Lyme borreliosis is a zoonosis: its causative agent, B: burgdorferi, circulates between ticks and a large range of vertebrates. Identification of the hosts which are responsible for the infection of the vectors is extremely important to determine the potential risk of infection in an habitat. Various small mammals and bird species are considered reservoirs for the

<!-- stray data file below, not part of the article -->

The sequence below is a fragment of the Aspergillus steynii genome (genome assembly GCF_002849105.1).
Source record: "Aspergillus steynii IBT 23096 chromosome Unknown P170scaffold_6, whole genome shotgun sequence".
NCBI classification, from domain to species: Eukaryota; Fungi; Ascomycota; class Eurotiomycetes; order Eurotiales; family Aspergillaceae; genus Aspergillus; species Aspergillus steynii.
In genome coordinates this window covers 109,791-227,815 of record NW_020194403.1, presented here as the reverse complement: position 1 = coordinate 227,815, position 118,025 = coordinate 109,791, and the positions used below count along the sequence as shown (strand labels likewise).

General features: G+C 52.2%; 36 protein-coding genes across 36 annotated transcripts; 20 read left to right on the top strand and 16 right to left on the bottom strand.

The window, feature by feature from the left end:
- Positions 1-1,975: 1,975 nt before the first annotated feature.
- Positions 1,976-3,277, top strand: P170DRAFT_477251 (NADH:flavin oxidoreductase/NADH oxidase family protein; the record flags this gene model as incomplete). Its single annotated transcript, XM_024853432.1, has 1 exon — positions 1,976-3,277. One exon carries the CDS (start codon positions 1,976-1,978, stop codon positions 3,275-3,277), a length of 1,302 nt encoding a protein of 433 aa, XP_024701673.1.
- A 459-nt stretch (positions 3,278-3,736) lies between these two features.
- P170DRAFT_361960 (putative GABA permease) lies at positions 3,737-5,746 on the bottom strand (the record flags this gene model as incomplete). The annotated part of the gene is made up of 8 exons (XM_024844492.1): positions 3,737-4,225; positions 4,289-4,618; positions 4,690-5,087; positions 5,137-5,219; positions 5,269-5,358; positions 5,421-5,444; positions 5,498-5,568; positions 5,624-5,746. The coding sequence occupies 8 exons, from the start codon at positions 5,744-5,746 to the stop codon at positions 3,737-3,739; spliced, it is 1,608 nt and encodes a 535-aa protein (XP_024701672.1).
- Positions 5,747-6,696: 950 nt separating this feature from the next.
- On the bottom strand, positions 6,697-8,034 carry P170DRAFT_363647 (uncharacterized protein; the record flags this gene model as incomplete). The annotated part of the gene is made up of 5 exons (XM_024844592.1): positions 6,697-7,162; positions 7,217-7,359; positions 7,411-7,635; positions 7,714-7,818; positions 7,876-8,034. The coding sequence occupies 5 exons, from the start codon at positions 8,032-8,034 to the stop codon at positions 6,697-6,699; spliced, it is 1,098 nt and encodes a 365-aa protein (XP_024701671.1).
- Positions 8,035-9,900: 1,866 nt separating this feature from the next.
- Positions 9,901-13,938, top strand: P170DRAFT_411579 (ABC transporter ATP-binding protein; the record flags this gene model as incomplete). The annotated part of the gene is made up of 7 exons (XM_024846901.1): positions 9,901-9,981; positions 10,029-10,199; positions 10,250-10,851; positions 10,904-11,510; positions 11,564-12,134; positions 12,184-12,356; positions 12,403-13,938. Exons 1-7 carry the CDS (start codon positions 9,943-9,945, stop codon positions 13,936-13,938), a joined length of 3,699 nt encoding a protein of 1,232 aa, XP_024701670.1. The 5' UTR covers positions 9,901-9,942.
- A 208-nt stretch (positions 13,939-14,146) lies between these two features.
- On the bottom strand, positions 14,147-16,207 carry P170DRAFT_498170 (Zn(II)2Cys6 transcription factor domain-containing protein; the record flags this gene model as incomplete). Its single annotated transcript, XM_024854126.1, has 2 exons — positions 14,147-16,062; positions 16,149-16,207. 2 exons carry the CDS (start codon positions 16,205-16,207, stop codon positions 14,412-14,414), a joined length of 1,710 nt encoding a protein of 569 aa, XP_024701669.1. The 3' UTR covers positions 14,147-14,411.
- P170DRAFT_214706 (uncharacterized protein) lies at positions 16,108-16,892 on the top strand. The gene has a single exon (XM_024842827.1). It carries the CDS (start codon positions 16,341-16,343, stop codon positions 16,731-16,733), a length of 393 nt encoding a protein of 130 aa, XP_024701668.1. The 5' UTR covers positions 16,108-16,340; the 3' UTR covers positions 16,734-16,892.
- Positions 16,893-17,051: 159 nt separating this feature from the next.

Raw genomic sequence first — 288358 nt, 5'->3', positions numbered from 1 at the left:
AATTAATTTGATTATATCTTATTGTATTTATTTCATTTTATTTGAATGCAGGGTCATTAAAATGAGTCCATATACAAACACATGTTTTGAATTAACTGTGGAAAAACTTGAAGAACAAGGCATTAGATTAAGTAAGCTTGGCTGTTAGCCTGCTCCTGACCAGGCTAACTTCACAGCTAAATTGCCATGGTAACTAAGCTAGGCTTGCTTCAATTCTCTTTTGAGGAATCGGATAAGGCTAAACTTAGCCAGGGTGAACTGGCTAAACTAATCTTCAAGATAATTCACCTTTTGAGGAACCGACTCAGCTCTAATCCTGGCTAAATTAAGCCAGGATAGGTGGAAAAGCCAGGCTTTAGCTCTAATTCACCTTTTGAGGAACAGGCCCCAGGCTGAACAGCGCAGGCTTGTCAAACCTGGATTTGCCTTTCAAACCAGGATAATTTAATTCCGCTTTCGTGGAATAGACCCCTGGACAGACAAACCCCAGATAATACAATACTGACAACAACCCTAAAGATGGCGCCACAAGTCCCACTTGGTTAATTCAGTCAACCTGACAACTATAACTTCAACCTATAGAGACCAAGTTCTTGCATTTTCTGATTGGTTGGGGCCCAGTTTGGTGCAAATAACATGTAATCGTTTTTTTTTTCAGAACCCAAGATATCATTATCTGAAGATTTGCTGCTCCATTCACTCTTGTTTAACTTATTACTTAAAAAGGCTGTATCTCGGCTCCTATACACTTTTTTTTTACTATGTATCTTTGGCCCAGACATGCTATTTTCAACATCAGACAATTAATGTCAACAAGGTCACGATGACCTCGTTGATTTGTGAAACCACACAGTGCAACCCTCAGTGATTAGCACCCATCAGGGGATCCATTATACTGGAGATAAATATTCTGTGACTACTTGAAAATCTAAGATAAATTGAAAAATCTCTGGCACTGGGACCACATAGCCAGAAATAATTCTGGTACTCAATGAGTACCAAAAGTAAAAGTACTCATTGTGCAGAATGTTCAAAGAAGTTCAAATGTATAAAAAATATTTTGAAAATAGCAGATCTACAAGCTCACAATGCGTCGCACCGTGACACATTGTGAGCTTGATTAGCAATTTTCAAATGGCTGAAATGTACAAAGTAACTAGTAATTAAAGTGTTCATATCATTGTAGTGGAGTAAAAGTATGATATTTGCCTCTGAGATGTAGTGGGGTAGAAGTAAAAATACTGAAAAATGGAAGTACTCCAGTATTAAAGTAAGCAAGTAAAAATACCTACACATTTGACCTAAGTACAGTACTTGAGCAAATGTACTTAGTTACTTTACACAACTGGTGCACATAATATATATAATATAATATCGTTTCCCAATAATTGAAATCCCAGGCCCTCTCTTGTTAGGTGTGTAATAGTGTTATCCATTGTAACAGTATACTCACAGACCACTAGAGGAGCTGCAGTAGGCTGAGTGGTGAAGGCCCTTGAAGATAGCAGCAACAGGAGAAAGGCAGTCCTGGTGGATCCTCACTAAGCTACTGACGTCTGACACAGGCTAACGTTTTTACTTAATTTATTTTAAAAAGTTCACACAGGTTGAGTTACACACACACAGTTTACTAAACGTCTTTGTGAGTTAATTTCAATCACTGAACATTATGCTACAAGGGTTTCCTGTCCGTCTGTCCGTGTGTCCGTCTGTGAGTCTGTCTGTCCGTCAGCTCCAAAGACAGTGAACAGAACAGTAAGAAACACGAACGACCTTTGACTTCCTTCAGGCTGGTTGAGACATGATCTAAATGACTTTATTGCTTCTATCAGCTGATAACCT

Lyme disease spirochetes. Grey and red squirrels, hedgehogs as well as hares and rabbits can develop an infection and transmit B. burgdorferi sensu lato to feeding ticks. In Eurasian endemic areas, many different Borrelia species circulate between ticks and vertebrate hosts. Studies have shown that European and Asian genospecies are associated with specific groups of vertebrate hosts, such as B. valaisiana and B. garinii with birds, B. afzelii with small mammals and B. burgdorferi ss and B. afzelii with red squirrels. However, such associations are not always observed as in Japan where B. garinii, B. afzelii and unidentified Borrelia species are found in small mammals. Some enzootic cycles involving tick species which do not feed at all on humans or which rarely feed on humans have been described in Europe and USA. It is likely that many existing enzootic foci have yet to be discovered. The circulation of B. burgdorferi in silent foci does not have important implications for human health, but it demonstrates the complexity of the ecology of this microorganism and the variety of ecological niches this spirochete can occupy.